In closing, to anyone who needs to have a difficult conversation with me OR if you have a surprise you want to share with me, please do so expeditiously. I’d greatly appreciate it! 🙂

Sending you all love and blessings.

In Solidarity,

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A Cure Within the Contagion

(Revised: 3/28/21)

This post was originally written on March 21st, International Day for the Elimination of Racism or the UN’s #FightRacism Day. Thank you in advance for your commitment to eradicating the other pandemic that we are working to uproot. There have been so many opportunities to deepen our learning and commitment to fighting for our overall wellbeing in the form of liberation and justice within the last two weeks. I would love to share with you some of my reflections and questions:

A Word About Feedback

What happens when we are working towards being a better version of ourselves and support from those around us feels destructive? Reflecting on this question, I began to think about times when I have received various forms of feedback throughout my life: some of it constructive at the time, while other feedback felt more oppressive in its purpose. There are two experiences in particular that resonate with me: The first came during a time when I was working while emotionally broken and receiving feedback on a workshop. The second time was recently as an educator. Now that I am firmly in a Renewed place, feedback informs me; it does not form me.

The reason why feedback was difficult for me to take when I was navigating brokenness was because macro and micro aggressions were landing on me at the same time. It felt that way because 1) I was concurrently experiencing microaggressions from others personally and professionally during a time when folx in this country were…you already know and 2) I began to internalize those messages and eventually began to tear myself down. 

It is very hard to distinguish constructive feedback from well-meaning others, against the “You Suck” pit that has been intentionally dug for many of us by those who mean us harm. Once in said pit, if you are unable to claw yourself out; you are likely to get hit by what others are hurling down at you…even if what they may be hurling in your direction could potentially help you out of the pit. When guilt and shame team up with the scripts of white supremacist misogynistic heteronormative ableist capitalistic patriarchy, then even a simple evaluation of how you are showing up in an environment can turn into a form of damnation.


As I reflected on the significance of what is called the Convoy Model of Social Relations in my own experience, I am reminded of how “…people create convoys to match their personal needs and experiences, but personal and situational characteristics play a role within circumstances that may promote or constrain an individual’s ability to create the convoy that would be maximally beneficial to them (Fuller, Ajrouch and Antonucci, 2020).”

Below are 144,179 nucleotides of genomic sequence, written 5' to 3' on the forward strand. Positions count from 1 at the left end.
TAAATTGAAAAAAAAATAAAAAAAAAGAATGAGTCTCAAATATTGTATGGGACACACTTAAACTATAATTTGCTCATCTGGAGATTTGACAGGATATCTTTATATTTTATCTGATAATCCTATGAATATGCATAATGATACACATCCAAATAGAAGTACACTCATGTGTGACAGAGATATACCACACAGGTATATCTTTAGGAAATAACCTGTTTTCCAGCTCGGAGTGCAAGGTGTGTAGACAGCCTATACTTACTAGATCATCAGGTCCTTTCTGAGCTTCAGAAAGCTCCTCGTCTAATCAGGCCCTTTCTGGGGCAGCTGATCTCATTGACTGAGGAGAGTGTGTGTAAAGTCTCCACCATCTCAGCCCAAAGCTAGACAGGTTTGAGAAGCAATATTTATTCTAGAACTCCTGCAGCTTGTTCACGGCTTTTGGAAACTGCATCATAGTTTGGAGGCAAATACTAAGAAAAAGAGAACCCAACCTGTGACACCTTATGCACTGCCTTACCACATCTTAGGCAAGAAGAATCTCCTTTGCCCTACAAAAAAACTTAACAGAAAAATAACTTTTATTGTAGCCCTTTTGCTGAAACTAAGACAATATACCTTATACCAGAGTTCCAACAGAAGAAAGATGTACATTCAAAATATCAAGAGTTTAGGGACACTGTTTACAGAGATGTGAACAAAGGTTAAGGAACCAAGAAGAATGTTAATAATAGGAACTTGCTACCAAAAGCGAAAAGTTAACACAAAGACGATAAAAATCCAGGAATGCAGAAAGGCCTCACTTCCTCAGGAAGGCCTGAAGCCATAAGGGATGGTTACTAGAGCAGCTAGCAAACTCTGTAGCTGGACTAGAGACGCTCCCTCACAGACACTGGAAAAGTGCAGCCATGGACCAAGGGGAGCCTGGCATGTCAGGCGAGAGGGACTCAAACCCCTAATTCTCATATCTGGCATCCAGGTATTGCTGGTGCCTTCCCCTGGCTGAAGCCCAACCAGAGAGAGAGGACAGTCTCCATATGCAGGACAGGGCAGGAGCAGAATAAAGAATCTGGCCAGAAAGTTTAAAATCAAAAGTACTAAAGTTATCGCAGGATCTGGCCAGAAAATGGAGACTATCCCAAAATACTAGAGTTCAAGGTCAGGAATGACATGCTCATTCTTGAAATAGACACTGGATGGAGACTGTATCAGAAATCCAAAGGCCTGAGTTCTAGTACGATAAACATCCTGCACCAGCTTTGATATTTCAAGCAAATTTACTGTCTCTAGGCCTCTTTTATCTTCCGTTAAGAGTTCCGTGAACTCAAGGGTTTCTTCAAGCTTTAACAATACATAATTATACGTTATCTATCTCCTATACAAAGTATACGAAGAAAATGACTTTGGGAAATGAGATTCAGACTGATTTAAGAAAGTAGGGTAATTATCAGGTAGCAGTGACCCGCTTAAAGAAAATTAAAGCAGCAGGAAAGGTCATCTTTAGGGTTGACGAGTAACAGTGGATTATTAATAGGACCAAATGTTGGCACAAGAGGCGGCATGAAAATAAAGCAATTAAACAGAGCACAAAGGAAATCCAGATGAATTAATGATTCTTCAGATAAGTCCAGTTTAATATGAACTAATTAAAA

What the hell does that even mean?

Said in a different way, what’s going on inside of us and what’s going on around us play a part in how well we can create circles of support that are best for us.

“…people create convoys [of support] to match their personal needs and experiences, but personal and situational characteristics play a role within circumstances that may promote or constrain an individual’s ability to create the convoy that would be maximally beneficial to them.

Fuller, Ajrouch and Antonucci, 2020

I became deeply curious about circles of support as Meghan Markle described her treatment during her time with the Royal Family. Additionally, I wondered about the quality of support for the 21-year old white man chose to do by killing women he fetishized in Atlanta, Georgia. Don’t get it confused, the reality of the mental health crisis we have on our hands should not be lost on anyone. And, let’s not denounce the nuanced work that is directly connected to white violence and access to guns and other mechanisms of physical, spiritual and mental assaults (miss me with the whole “guns don’t kill people…” programmed track). An overarching question that comes to my mind is: What are the roles those who are engaged and invested in us have with regard to our wellbeing? 

Justice for Breonna Taylor, Xiaojie Tan and all
whose lives were taken as a result of white violence.

When I think about the word “invested,” I think about those who have benefited from our more toxic behaviors like people pleasing, self-abandonment, need for external validation over internal evaluation, those who take advantage of our vulnerabilities for their socio-political and personal gain…those assholes. We also have to be accountable for our own toxic tendencies. It is incredibly difficult to acknowledge when we have benefited from someone else’s toxicity and have also been that toxic person (In other words, we have also been the asshole in someone’s story). Trust, I know from experience how jarring that realization can be. 

You better go ‘head and own it, Sis!

It is sobering to realize that the same destructive and narcissistic ways of engaging that I experienced in personal and professional settings that were detrimental to my mental health and wellbeing, I now embody in some form.

If we use the coronavirus as an example (I’m sure you’re thinking “Please, don’t”) it may paint a more vivid and relatable picture. Here are 2 points to consider: